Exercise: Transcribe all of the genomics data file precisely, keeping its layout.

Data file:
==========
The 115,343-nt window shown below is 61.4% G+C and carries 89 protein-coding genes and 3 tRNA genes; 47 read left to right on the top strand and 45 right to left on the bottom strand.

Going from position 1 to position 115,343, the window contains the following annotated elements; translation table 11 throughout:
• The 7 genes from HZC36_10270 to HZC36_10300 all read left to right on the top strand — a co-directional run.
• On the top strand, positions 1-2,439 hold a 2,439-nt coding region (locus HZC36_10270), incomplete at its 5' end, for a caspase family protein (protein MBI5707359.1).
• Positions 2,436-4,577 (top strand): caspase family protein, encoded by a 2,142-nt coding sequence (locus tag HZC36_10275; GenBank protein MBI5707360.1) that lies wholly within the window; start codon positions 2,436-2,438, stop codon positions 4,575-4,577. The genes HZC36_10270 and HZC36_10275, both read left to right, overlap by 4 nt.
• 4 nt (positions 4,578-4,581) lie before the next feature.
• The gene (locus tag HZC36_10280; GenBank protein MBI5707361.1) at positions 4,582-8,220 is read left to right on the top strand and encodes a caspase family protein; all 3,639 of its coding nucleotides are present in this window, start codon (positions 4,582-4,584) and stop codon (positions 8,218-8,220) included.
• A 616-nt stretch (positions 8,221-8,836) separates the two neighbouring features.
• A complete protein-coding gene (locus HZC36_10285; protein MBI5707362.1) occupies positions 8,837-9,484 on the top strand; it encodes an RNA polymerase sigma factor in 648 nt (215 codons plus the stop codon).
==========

The 115,343-nt window shown below is 61.4% G+C and carries 89 protein-coding genes and 3 tRNA genes; 47 read left to right on the top strand and 45 right to left on the bottom strand.

Going from position 1 to position 115,343, the window contains the following annotated elements; translation table 11 throughout:
• The 7 genes from HZC36_10270 to HZC36_10300 all read left to right on the top strand — a co-directional run.
• On the top strand, positions 1-2,439 hold a 2,439-nt coding region (locus HZC36_10270), incomplete at its 5' end, for a caspase family protein (protein MBI5707359.1).
• Positions 2,436-4,577 (top strand): caspase family protein, encoded by a 2,142-nt coding sequence (locus tag HZC36_10275; GenBank protein MBI5707360.1) that lies wholly within the window; start codon positions 2,436-2,438, stop codon positions 4,575-4,577. The genes HZC36_10270 and HZC36_10275, both read left to right, overlap by 4 nt.
• 4 nt (positions 4,578-4,581) lie before the next feature.
• The gene (locus tag HZC36_10280; GenBank protein MBI5707361.1) at positions 4,582-8,220 is read left to right on the top strand and encodes a caspase family protein; all 3,639 of its coding nucleotides are present in this window, start codon (positions 4,582-4,584) and stop codon (positions 8,218-8,220) included.
• A 616-nt stretch (positions 8,221-8,836) separates the two neighbouring features.
• A complete protein-coding gene (locus HZC36_10285; protein MBI5707362.1) occupies positions 8,837-9,484 on the top strand; it encodes an RNA polymerase sigma factor in 648 nt (215 codons plus the stop codon).